“I didn’t think of you as Kristina. I thought, ‘I’m with the entity and we are doing this thing together.’”
Effectiveness of Performance Structure: Overall, I found the intended structure of the performance highly effective in setting up the constructs and intentions that I sought. There definitely were moments I encountered upon viewing the video recording that I would adjust to clarify beats and capitalize on opportunities that I hadn’t thought of, but I will review these more specifically in the next section. At this moment, I wish to analyze the performance structure as it appeared in performance.
“The realization that the very performative actor was actually using the audience as performers!” – Audience Member 4
“The voyeuristic aspects of the piece, as an audience member I wondered am I the viewer or am I being viewed?” – Audience Member 3
“I thought the mimicry was so smart because it inverted the power structure immediately; a passive audience is now the spectacle, and suddenly made self-conscious.” – Audience Member 5
The clearest aspect of the performance structure seem to be the duality of role between the performer and the audience. Multiple audience members noted their experience of having the gaze of the pieced shifted to them. I interpret comments such as “am I being viewed” or “suddenly made self-conscious” to indicate a level of safe-discomfort derived from the site and situation. By utilizing the construct of a theatre performance an initial contract of audience behavior is immediately present in the space. Subverting that contract by revealing that the performer can also be the audience member and the audience can become performance fodder shifted the balance of power that I wanted to explore. Bending the walls of the 4th wall/cage created uncertainty of the power dynamics that I think the performance was able to sustain until the end. One audience member noted that they felt “disoriented” by the reversal of role from viewer to participant. Ultimately, I think that the structure allowed the audience to realize that there was no passive role available to them.
Pushing that idea forward in the future, I might explore the responsibility of the performer to the audience in providing them an outlet for expression or an option for action within the confines of the performance. I asked the question, “What recourse does the audience have to change [the] dynamic [of being faced to reflect on the audience experience as a participant]” in my sketchbook on Two Amerindians Visit…. In my feedback, Dr. Hunt asked, “do we have a duty to give audiences a means of opting in and out, and is that duty continuous? Or is everyone of course already in possession of the right to opt-in and out all the time, anyway, regardless of our action?” I find these questions continually swirling in my head as I reflect on this piece and look ahead to my next micro project. While I do believe that everyone has their own innate agency to opt-in or out of experiences as they wish, there are multiple factors that make this difficult in a more formal theatre situation. Unlike watching television, where it is easy to change the channel or leave the room if you want to opt-out of what’s on the screen, a traditional theatre piece makes it difficult to get up mid-performance. There are social norms and expectations of behavior in this scenario. While the Amerindian performance had more room for the audience to choose how to behave, the social contract of watching a piece of theatre is so strong that it’s almost taboo to enact your own agency to disengage fully from the experience and still remain present in the room.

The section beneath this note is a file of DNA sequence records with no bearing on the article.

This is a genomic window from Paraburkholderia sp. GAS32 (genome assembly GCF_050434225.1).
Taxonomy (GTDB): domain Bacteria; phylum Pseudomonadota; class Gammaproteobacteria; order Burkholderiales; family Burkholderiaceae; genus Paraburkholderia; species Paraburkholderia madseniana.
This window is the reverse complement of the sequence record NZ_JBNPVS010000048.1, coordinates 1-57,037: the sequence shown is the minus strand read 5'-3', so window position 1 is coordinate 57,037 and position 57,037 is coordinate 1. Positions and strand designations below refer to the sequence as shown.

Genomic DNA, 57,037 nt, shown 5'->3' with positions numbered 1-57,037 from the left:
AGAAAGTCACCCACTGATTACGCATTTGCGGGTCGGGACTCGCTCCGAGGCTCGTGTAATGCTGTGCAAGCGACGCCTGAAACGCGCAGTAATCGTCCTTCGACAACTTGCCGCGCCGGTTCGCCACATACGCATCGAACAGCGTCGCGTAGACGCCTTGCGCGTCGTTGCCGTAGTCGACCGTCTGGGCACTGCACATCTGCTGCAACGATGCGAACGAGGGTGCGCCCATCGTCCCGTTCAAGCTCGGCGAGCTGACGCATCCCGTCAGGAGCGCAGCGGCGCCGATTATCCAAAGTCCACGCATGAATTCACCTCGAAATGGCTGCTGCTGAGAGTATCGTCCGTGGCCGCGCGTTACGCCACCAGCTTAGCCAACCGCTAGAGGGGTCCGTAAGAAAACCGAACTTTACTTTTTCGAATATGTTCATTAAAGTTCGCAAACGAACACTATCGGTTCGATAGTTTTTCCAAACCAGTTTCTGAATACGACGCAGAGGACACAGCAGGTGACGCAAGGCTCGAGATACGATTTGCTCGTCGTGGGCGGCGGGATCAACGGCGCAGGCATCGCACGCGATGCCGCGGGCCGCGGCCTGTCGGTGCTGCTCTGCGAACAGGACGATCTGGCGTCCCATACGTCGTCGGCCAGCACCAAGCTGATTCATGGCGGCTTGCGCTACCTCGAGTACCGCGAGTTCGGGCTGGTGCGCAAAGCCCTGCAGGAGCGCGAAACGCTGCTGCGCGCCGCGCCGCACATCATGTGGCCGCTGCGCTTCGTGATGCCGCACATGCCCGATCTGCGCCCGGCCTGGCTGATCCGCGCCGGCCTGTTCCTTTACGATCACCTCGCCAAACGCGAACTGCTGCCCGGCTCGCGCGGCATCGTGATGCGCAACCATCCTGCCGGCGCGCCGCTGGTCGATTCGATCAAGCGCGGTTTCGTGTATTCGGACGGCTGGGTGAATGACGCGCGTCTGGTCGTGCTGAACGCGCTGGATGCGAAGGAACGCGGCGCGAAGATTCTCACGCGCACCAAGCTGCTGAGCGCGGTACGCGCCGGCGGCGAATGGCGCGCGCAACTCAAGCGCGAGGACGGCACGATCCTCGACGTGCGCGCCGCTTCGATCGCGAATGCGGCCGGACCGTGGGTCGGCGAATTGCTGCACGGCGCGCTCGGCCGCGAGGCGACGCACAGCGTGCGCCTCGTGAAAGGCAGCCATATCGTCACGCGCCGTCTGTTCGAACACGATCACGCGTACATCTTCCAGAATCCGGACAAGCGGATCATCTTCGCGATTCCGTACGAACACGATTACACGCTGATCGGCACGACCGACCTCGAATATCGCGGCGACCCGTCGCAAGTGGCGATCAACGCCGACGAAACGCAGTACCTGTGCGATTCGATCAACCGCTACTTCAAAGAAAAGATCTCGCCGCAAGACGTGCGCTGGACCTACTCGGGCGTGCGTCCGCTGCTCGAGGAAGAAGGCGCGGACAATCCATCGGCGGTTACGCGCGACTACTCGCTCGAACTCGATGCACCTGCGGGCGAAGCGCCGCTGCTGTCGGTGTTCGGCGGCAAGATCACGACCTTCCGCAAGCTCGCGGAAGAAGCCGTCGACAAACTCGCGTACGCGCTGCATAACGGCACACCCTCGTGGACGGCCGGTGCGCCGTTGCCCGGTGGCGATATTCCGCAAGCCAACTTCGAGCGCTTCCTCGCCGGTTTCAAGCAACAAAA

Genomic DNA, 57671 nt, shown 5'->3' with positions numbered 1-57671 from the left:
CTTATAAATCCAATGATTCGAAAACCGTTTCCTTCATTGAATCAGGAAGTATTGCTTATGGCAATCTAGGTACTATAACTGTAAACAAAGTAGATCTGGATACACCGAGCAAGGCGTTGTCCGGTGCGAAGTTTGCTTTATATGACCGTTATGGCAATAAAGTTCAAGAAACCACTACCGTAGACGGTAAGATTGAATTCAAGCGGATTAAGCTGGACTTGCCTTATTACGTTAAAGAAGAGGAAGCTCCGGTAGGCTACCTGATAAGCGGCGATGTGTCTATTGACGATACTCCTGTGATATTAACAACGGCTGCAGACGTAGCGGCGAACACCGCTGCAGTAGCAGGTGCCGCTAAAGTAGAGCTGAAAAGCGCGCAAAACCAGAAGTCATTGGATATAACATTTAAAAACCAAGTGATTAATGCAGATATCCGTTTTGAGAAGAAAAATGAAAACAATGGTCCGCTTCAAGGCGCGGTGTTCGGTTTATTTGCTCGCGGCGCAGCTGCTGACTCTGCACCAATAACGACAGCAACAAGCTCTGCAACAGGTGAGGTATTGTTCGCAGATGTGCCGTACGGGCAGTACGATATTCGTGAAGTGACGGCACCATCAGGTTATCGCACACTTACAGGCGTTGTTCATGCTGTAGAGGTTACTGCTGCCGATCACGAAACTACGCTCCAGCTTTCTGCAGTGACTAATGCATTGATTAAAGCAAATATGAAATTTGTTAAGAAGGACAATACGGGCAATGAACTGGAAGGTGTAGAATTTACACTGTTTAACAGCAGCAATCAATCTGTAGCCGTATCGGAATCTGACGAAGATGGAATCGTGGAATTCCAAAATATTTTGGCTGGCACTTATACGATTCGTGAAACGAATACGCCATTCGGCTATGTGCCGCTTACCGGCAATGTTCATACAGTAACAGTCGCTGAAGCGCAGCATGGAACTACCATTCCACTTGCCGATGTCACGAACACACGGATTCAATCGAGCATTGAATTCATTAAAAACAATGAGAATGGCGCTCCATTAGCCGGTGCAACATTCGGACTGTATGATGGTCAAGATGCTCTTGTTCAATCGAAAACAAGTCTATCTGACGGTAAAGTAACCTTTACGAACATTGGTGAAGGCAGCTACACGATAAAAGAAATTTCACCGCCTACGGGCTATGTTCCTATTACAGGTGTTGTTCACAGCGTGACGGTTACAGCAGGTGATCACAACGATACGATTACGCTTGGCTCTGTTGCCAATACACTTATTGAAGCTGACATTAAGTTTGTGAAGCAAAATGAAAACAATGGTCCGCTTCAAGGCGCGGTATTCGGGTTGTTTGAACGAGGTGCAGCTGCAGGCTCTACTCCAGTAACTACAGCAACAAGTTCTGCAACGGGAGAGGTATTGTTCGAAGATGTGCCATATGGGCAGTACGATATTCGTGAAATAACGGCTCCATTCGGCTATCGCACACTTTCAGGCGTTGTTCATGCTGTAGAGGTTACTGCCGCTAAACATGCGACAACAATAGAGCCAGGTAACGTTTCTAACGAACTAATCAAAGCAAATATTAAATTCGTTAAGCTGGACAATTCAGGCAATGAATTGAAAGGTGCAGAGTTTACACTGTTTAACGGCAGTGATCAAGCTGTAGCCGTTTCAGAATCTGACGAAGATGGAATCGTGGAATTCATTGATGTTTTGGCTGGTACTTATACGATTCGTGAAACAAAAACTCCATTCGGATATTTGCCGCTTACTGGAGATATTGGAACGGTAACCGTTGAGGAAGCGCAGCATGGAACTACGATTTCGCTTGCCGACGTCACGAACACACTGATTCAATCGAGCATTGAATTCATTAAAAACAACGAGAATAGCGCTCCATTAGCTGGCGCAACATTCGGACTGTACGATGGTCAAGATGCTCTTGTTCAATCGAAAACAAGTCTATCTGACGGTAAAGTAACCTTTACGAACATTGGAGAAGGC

This idea, coupled with my long-term personal desire to find effective means of lighting a fire within individual audience members to make change, lead me to believe that the artist must at least consider multiple levels of optional engagement or recourse for the audience to experiment with adjusting their behavior to make personal discoveries. In this space, Boal and Brecht collide and I am still knee-deep in the mud with them playing with how that might look in a more traditional theatre setting.